The University of Utah's Independent Student Voice

‘Art of Cacao’ Event Held through UMFA’s Series on Mexican Art

August 3, 2021


The history of chocolate in America signifies the importance of traditional, cultural and societal growth throughout communities, but how does chocolate have such an impact on people? How can art record the timeline of the use of chocolate? 

The “Art of Cacao” exhibits, showcased by Artes de México en Utah, an organization with a mission to shed awareness of the multiculturalism demonstrated in art specifically derived from Latin and Mexican backgrounds, represent groups of voices that share how practices from the past play a role today.

History of Chocolate

On July 13, The Utah Museum of Fine Arts held an online event over Zoom, composed of speakers and presenters on chocolate’s journey from ancient times to now. “Chocolate: From Mesoamerica to Utah” tracks indigenous communities’ traditional handlings of the cacao beans, bringing multiple perspectives on its cultural value.

Ashley Farmer, Fanny Blauer, Lisa Thompson, Esmeralda Torres, Luke Kelly and Meggie Trolli spoke about ancient artifacts, family practices and art dating back to as early as 600 BC. What people now know and associate with chocolate is more mundane than how cacao was first perceived. 

Thoughts on the Presentation and Art Found

Blauer and Thompson dissect the history of cacao from Aztec and Mayan communities and how it all started to connect to Utah’s history from Chaco Canyon in New Mexico. 

The artifacts, consisting of pottery and ceramics, allowed historians to understand that cacao was more than just a delicious dessert but ceremonial and luxurious in use. Hieroglyphs marked vases, bowls and plates with messages that informed on the chocolate’s purpose, whether that was drinking it or using the beans as bargaining chips. 

In the Zoom presentation, the art shown captured the beauty within the history of chocolate. One artifact, found in 1984, had originally been valued for its illustrations of the jaguar pelts that signified the Mayan elite. Later translations of the glyphs indicated that the vessel was for drinking “tree fresh cacao.”

Rich Roots in Art

This rich history of art allows for people to take a closer look at cacao and the privilege Americans have because of it. The common consumption of chocolate is possible because of the Indigenous communities that resided here before.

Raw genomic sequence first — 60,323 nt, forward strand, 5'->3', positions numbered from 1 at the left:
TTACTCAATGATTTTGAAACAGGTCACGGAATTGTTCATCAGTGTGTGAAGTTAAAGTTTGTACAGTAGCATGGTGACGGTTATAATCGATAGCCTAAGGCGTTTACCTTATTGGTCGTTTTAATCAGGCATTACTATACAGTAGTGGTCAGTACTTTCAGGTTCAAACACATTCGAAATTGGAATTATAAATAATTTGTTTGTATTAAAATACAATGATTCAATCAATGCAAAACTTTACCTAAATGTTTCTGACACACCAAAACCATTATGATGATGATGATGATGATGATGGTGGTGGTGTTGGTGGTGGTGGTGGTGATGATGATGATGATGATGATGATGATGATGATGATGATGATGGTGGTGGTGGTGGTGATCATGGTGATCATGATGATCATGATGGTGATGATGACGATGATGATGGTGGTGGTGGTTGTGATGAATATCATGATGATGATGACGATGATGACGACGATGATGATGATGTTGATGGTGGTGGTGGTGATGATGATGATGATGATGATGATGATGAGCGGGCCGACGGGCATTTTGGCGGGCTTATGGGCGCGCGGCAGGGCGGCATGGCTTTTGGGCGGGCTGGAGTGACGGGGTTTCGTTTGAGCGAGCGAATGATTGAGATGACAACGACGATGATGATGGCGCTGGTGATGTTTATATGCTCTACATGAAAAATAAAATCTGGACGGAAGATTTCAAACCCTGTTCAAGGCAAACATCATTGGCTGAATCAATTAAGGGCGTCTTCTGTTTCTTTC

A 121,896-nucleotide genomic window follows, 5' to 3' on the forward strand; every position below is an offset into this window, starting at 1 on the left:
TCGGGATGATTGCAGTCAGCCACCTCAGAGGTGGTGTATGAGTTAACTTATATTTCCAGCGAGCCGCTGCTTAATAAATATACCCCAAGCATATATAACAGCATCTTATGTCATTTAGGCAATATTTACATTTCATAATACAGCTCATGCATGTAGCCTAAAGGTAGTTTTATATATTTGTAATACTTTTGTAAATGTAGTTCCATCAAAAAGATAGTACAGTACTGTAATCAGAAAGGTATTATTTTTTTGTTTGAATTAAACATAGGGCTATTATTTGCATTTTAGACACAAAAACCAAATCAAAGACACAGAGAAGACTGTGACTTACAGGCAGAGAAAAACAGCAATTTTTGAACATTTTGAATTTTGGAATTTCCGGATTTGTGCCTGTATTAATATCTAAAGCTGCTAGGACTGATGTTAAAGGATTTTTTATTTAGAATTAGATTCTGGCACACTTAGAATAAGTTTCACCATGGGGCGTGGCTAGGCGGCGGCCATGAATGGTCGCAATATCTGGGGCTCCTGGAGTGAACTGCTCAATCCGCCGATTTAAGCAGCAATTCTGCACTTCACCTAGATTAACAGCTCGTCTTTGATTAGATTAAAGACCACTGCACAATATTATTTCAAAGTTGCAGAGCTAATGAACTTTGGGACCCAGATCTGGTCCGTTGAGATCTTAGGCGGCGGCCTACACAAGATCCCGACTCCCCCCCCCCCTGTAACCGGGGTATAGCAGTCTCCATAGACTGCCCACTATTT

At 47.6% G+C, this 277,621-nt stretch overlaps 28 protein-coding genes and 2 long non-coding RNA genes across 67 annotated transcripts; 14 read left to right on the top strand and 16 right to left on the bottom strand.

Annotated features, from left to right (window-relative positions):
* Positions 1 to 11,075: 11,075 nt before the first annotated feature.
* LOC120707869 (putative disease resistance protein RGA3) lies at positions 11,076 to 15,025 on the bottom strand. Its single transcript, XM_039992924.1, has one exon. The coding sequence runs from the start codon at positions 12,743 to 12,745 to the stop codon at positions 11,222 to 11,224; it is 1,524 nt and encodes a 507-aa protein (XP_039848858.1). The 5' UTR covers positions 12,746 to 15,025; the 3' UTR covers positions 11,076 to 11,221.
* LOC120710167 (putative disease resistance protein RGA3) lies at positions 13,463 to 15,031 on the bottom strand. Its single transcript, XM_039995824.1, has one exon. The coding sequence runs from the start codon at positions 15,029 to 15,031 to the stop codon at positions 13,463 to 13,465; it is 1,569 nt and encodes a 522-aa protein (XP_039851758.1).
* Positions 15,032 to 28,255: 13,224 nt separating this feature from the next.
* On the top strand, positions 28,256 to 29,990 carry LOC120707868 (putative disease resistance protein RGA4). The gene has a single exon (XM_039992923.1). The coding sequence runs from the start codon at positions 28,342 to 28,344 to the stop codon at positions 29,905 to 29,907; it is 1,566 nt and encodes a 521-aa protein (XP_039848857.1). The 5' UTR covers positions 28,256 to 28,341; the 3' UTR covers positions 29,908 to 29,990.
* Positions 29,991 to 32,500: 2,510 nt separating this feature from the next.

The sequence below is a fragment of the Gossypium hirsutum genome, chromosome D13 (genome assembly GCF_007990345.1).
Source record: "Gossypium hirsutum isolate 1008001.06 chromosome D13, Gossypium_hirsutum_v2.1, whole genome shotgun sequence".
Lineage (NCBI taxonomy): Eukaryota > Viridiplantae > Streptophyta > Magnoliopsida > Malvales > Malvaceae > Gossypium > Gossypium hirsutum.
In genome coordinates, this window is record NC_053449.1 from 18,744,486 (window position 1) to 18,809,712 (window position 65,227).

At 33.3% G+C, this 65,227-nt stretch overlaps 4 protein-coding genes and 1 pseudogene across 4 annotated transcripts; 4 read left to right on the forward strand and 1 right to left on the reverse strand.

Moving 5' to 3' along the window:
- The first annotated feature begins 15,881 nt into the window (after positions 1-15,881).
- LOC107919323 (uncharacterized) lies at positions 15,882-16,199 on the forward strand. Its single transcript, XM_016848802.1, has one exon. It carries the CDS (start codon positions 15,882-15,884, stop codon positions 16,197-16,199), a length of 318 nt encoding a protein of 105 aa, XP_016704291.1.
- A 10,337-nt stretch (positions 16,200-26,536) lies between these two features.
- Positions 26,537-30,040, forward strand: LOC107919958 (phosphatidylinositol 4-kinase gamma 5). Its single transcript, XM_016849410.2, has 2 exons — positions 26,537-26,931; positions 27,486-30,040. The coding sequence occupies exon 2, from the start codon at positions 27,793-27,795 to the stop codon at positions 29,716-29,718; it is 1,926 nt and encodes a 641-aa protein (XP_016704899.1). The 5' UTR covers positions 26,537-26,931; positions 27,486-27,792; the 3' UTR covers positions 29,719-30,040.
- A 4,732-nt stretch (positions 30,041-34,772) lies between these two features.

The amazing thing about the operations of cacao in early times and now is how a bean can bring people together. The chocolate process which involves the harvesting and drying of the crop is still practiced today in Utah. Torres spoke on this process through family and experience of creating the traditional drinks, spreading awareness of its effect for honoring their ancestors. 

These practices not only bring attention to the bond brought on by cacao before, but the influence it holds now. As Torres gave her video demonstration of the preparation of the cacao, it was clear that the art form lies in the chocolate itself, not just in illustrations on artifacts. 


The event was educational and inspirational, giving insight into how beans from a tree can link societies together positively. Along with the history of it all, the presentation teaches people from all backgrounds not to take the cacao bean for granted. The exhibitors acknowledge the Indigenous groups here on these UMFA and University of Utah lands before us and commit to amplifying Latin and Mexican voices to reflect the culture in those communities. 


Find more about the Mexican Art and History event series on the UMFA wesbite and through Artes De México En Utah.


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About the Contributor
Photo of India Bown
India Bown, Arts Writer
India Bown is an arts writer for The Daily Utah Chronicle and is working towards a B.S. in communications with a journalism emphasis. India enjoys reading and writing outside of journalism, along with fashion, ceramics and photography. In her free time, India isn't without a coffee in hand and is most likely watching true crime/comedy or out in the sun on a nature walk.
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